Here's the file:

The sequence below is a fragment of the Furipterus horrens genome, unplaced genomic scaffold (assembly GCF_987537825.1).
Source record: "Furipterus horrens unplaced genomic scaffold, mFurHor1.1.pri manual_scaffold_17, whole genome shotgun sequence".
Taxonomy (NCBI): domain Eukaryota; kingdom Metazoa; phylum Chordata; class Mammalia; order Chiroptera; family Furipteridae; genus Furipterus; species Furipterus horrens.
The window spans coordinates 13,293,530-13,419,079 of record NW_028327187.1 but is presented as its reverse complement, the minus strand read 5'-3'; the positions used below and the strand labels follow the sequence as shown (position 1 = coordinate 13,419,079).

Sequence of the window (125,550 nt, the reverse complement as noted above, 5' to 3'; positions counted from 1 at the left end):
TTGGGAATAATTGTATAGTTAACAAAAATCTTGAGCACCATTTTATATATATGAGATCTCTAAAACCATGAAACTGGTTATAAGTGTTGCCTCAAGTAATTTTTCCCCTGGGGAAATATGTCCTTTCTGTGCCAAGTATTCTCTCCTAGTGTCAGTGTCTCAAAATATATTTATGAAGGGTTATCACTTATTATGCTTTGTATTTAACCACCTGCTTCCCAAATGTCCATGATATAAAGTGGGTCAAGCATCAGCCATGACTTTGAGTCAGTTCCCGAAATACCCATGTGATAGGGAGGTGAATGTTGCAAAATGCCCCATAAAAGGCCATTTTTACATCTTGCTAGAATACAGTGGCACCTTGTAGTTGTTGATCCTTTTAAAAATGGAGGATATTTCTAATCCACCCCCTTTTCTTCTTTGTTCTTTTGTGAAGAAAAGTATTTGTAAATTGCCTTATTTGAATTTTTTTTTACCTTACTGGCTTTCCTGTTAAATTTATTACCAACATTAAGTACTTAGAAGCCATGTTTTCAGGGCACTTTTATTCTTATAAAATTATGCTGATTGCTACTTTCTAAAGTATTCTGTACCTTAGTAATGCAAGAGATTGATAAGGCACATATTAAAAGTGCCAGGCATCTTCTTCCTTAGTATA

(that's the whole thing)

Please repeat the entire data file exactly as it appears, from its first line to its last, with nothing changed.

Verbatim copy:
The sequence below is a fragment of the Furipterus horrens genome, unplaced genomic scaffold (assembly GCF_987537825.1).
Source record: "Furipterus horrens unplaced genomic scaffold, mFurHor1.1.pri manual_scaffold_17, whole genome shotgun sequence".
Taxonomy (NCBI): domain Eukaryota; kingdom Metazoa; phylum Chordata; class Mammalia; order Chiroptera; family Furipteridae; genus Furipterus; species Furipterus horrens.
The window spans coordinates 13,293,530-13,419,079 of record NW_028327187.1 but is presented as its reverse complement, the minus strand read 5'-3'; the positions used below and the strand labels follow the sequence as shown (position 1 = coordinate 13,419,079).

Sequence of the window (125,550 nt, the reverse complement as noted above, 5' to 3'; positions counted from 1 at the left end):
TTGGGAATAATTGTATAGTTAACAAAAATCTTGAGCACCATTTTATATATATGAGATCTCTAAAACCATGAAACTGGTTATAAGTGTTGCCTCAAGTAATTTTTCCCCTGGGGAAATATGTCCTTTCTGTGCCAAGTATTCTCTCCTAGTGTCAGTGTCTCAAAATATATTTATGAAGGGTTATCACTTATTATGCTTTGTATTTAACCACCTGCTTCCCAAATGTCCATGATATAAAGTGGGTCAAGCATCAGCCATGACTTTGAGTCAGTTCCCGAAATACCCATGTGATAGGGAGGTGAATGTTGCAAAATGCCCCATAAAAGGCCATTTTTACATCTTGCTAGAATACAGTGGCACCTTGTAGTTGTTGATCCTTTTAAAAATGGAGGATATTTCTAATCCACCCCCTTTTCTTCTTTGTTCTTTTGTGAAGAAAAGTATTTGTAAATTGCCTTATTTGAATTTTTTTTTACCTTACTGGCTTTCCTGTTAAATTTATTACCAACATTAAGTACTTAGAAGCCATGTTTTCAGGGCACTTTTATTCTTATAAAATTATGCTGATTGCTACTTTCTAAAGTATTCTGTACCTTAGTAATGCAAGAGATTGATAAGGCACATATTAAAAGTGCCAGGCATCTTCTTCCTTAGTATA